FSRN Weekly Edition – June 10, 2016
- Sanders continues presidential campaign; Obama endorses Clinton
- Black Lives Matter activist sentenced on felony ‘lynching’ charges
- DOJ seeks Privacy Act exemptions for FBI’s extensive biometric database
- Ongoing violence in Iraq has internally displaced more than three million people
- Israeli development plans slated to displace Bedouins from ‘unrecognized’ Negev desert villages
- Scandals plague Brazil’s interim government ahead of impeachment trial
After months of remaining officially out of the electoral fray in the Democratic primary contest, President Barack Obama has formally endorsed former Secretary of State Hillary Clinton in the race to replace him as U.S. president. The Clinton campaign released a previously videotaped statement by the president just hours after Obama met privately with presidential hopeful Vermont Senator Bernie Sanders in Washington, D.C. FSRN’s Nell Abram has more.
The political tide-shift came after Clinton won four of six-states primaries held Tuesday, including California. The same day, a Los Angeles court sentenced a Black Lives Matter activist on rarely-invoked felony charges, long-referred to under the California penal code as “attempted lynching.”
The irony was not lost on crowd that gathered outside the Pasadena courthouse, saying the charges were punishment for political activism in favor of greater police accountability in communities of color. From Pasadena, Carla Green has more.
The U.S. Department of Justice has proposed a new rule that would exempt the FBI’s Next Generation Identification system – purportedly the world’s largest biometric database – from key provisions of the Privacy Act. The NGI database goes far beyond mugshots and fingerprints of convicted criminals. It includes facial recognition imagery, palm prints, and biographical information on everyday people who have undergone routine background checks, applied for welfare benefits or registered for immigration status. Not only that — the FBI is free to share this info with state and local agencies, private contractors and even foreign governments.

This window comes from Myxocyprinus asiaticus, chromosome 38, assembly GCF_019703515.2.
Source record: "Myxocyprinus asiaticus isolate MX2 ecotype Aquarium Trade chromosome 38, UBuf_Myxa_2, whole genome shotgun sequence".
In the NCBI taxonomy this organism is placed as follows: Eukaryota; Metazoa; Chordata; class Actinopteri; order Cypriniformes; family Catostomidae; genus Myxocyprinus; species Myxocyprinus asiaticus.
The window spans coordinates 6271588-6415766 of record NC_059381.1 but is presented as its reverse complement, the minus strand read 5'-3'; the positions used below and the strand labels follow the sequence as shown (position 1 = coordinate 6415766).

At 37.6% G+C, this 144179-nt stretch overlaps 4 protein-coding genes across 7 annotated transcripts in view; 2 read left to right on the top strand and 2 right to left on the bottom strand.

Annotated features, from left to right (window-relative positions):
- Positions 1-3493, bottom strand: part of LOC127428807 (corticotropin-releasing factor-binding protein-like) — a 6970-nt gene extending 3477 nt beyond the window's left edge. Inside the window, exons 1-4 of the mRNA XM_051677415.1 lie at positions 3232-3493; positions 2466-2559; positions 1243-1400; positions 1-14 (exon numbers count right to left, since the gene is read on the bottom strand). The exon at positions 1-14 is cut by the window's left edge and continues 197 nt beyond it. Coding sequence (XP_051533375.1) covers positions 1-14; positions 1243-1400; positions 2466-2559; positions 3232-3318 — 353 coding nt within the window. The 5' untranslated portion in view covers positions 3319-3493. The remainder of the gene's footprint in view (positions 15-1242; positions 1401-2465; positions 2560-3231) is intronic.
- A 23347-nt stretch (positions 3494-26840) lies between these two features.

The rule change request opened a window for public comment, which has since been extended after 45 organizations signed onto a public letter expressing serious concerns. FSRN’s Shannon Young spoke with Jeramie Scott, a national security attorney with the Electronic Privacy Information Center – EPIC – and director of its Domestic Surveillance Project.
Iraqi security forces are engaged in a major offensive to retake the city of Fallujah from the self-described Islamic State. The action started May 22nd in areas surrounding Fallujah, but it was only Wednesday that Iraqi forces reportedly entered the city itself. Lise Grande, the UN Humanitarian Coordinator for Iraq, says the world body’s relief agencies are scrambling to provide aid to those fleeing the area, and expressed worry about tens of thousands of civilians trapped in the siege.
Meanwhile, dozens of people died in Baghdad Thursday as two more attacks rocked the city. A car bomb in a crowded business district killed at least 19 people, and a suicide attack at a nearby military checkpoint killed a dozen more.
The newest wave of conflict in Iraq has displaced more than 3 million Iraqis from their homes. The country is also hosting hundreds of thousands of Syrian refugees. And more than one million vulnerable people still reside in Iraqi areas controlled by ISIS. While Iraq has permitted more freedom than Syria has to aid agencies and NGOs, the crises in Iraq has not garnered the same level of international attention. Filip Warwick reports from Erbil.
Israel has large scale development plans for the Negev desert, intended to turn its southern peripheral region into a military and technology hub. But indigenous Bedouins in the area say the ambitious designs don’t take their needs into consideration and will only deepen the historical mistrust between the Israeli government and its Arab Palestinian minority. Reporter Silvia Boarini visited two unrecognized Bedouin villages facing the threat of demolition.
Three weeks after Brazil’s president Dilma Rousseff was suspended while she awaits trial in the Senate for allegedly breaking budget laws, the interim government is having teething trouble. Led by Michel Temer, the government remains largely unpopular as more scandals continue to dent its credibility, perhaps giving Rousseff a much needed boost. FSRN’s Sam Cowie reports from São Paulo.